Newspaper Girl

Photo on Unsplash by Luis Cortés

I don’t have big dreams but I know what I want to do. At 14, just barely making it through high school, I already knew what I want to be — I want to be a reporter. Newspaper reporter.

I thought getting there would be easy — then came college.

Sitting in journalism classes was intimidating. Some of my classmates had already won several awards in journalism and read hundreds of books, others had been editing videos and designing websites since they were 15. It’s like I’m years behind in terms of experience and my love for writing wasn’t enough to excel in my major. But like everyone, I fought and worked incredibly hard to make it through college.

Journalism has always been viewed as a glamorous program to take.

Whenever someone learned of my course, the immediate response was, “Oh, makikita ka na namin sa TV. I-report mo kami ha,” as if to say graduating would immediately send me to the spotlight — or in my case, would give me a prestigious byline. But that’s not how this business works.

Journalism School was a gamble — at least for me. I only had one shot to finish college and I didn’t want to disappoint my family. It was stressful and the hellish university life brought out the worst in me. But I enjoyed it. I learned a lot under an institution with strong nationalistic values while being surrounded by patriots who want to change the world with their pen and paper.

My professors were nowhere near the ideal journalism professors who would always send their students out for field works and actual interviews, but they taught me to be diligent enough to do things by myself and aim for true learnings outside the classroom. That’s more important to me.

News and politics used to be my life. But no amount of readings and interviews prepared me for what came after graduation. I had to learn the hard way.

After four years of Journalism School and another year of finding my voice and personal writing style, I finally had the courage to apply for a newspaper publication. I eventually got in. The competitive environment kills me sometimes but it makes me feel alive, too.

To tell you the truth, being a reporter isn’t all about covering the century’s most controversial crimes or exposing the biggest drug cartel(s) in the country. If my 14-year old self had known about this earlier, she may have taken a different path.

For the most part, this job is about finding the cheapest coffee shop with good internet after cramped press conferences. It’s also about cringing to the sound of your voice while transcribing recorded interviews and making it through deadlines. Or it can be about saving up that limited prepaid data to seek comments from sources in case of breaking news.

Sometimes you’ll even have to force yourself to write five or more stories only to find out the next day that nothing made it to the paper. This is usually followed by the irrational fear of getting kicked out of your job. It’s fulfilling, frustrating, and rewarding all at the same time.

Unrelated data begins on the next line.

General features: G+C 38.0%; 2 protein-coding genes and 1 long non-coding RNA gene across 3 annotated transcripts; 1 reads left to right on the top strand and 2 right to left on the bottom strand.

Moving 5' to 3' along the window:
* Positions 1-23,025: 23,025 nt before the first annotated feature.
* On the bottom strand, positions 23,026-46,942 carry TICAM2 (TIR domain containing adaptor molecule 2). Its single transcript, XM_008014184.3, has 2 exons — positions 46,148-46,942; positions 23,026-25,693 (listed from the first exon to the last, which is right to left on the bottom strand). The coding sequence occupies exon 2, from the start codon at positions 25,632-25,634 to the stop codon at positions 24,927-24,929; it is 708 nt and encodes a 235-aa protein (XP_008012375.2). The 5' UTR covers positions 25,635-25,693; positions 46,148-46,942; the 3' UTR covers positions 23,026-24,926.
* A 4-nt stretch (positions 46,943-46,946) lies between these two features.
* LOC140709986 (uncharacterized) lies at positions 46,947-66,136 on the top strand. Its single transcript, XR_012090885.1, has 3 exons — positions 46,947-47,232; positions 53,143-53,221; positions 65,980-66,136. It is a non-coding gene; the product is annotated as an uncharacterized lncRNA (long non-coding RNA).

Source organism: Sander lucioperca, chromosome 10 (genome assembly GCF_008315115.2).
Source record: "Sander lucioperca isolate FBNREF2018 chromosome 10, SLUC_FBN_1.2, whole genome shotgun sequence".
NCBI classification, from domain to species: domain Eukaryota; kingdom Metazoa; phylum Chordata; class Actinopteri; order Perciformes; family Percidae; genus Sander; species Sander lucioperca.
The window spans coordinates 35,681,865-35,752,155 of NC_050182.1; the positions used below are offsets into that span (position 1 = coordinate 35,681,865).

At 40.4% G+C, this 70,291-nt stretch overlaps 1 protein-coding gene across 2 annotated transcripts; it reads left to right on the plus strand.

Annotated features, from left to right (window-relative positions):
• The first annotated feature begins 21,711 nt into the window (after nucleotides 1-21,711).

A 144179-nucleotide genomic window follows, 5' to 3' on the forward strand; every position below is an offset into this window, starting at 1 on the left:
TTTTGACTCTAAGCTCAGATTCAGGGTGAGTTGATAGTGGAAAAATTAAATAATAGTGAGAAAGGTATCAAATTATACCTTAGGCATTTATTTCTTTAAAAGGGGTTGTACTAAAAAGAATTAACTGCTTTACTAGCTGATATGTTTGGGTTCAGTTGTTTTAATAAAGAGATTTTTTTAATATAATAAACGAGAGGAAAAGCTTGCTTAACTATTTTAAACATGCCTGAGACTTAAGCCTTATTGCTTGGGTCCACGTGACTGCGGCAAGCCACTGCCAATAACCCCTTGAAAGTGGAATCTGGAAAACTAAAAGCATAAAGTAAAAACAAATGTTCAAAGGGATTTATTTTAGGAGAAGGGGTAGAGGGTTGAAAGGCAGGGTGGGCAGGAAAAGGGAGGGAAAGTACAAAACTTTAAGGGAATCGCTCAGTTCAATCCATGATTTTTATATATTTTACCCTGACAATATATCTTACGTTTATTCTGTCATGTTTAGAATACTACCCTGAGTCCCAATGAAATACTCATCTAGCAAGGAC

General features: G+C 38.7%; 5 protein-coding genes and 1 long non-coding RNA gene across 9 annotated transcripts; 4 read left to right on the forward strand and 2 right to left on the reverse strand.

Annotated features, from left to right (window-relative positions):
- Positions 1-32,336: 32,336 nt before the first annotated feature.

They say journalism is for the privileged; it’s partly true and I’m one of the lucky ones.

Here’s the hard truth: If you have extra mouths to feed, you can’t stay at it for too long because of the incompetent pay. Many good writers left the industry because of money, and a lot also stayed because money isn’t their top priority — and I honestly don’t know where I stand in this.

I wasn’t born with a silver spoon in my mouth and I wasn’t also raised to chase after money and other shiny new things. Instead, I’m encouraged to do what gives me purpose — regardless of how much it pays. This isn’t to say I don’t need money, I do. We all do. After all, salary is not the measure of a profession’s worth.

To be turfed out of the industry you love, that you fought so hard to get into, must be crippling. That’s why I will be forever in awe of the privilege I have now — the privilege to use my voice to write for the people and seek accountability from erring authorities.

I may not have big dreams but I believe earnestly in making a difference, in doing something important.

Some say print media doesn’t look good in the foreseeable future because of the “rivers of gold” a.k.a. advertisements funding newspapers like ours are slowly drying up. Thanks to the birth of digital advertising. But we are still keeping print media alive. We did not go this far, to only go this far.

I have no idea of what the future holds but I will continue working in this industry as long as it gives me purpose. Pursuing journalism is a choice and I chose this because its value to society can never be quantified by billable hours.

More than three years after I graduated, I’m here sitting in my desk writing about business news and some other things I’m passionate about. My high school self must be proud.

I have yet to write my breakthrough story(ies) and it may be later than sooner but I know my gamble in the liberal arts will all be worth it.

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Manila-based Business Reporter

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Maria Romero

Maria Romero

Manila-based Business Reporter

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